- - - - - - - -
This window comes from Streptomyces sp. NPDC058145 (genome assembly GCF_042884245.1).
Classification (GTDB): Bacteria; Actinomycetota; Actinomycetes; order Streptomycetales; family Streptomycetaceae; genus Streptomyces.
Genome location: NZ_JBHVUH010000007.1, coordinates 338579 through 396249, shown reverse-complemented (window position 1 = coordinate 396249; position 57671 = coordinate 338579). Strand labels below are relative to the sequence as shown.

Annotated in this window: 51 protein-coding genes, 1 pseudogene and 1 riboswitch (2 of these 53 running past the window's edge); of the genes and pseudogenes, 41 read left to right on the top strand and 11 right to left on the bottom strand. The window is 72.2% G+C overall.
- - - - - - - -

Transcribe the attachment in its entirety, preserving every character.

This window comes from Streptomyces sp. NPDC058145 (genome assembly GCF_042884245.1).
Classification (GTDB): Bacteria; Actinomycetota; Actinomycetes; order Streptomycetales; family Streptomycetaceae; genus Streptomyces.
Genome location: NZ_JBHVUH010000007.1, coordinates 338579 through 396249, shown reverse-complemented (window position 1 = coordinate 396249; position 57671 = coordinate 338579). Strand labels below are relative to the sequence as shown.

Annotated in this window: 51 protein-coding genes, 1 pseudogene and 1 riboswitch (2 of these 53 running past the window's edge); of the genes and pseudogenes, 41 read left to right on the top strand and 11 right to left on the bottom strand. The window is 72.2% G+C overall.